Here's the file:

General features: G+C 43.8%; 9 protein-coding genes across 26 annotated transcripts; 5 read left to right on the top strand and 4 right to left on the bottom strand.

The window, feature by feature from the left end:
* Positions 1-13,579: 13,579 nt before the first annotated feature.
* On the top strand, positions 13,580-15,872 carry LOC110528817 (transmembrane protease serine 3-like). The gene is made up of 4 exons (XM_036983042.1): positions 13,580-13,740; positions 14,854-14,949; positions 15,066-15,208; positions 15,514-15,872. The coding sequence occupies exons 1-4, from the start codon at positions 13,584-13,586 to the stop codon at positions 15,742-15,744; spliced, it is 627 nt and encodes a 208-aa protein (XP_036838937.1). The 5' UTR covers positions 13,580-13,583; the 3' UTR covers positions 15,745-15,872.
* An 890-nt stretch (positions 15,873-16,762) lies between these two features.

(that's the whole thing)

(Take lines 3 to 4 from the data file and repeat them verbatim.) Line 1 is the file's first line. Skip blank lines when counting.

* Positions 1-13,579: 13,579 nt before the first annotated feature.
* On the top strand, positions 13,580-15,872 carry LOC110528817 (transmembrane protease serine 3-like). The gene is made up of 4 exons (XM_036983042.1): positions 13,580-13,740; positions 14,854-14,949; positions 15,066-15,208; positions 15,514-15,872. The coding sequence occupies exons 1-4, from the start codon at positions 13,584-13,586 to the stop codon at positions 15,742-15,744; spliced, it is 627 nt and encodes a 208-aa protein (XP_036838937.1). The 5' UTR covers positions 13,580-13,583; the 3' UTR covers positions 15,745-15,872.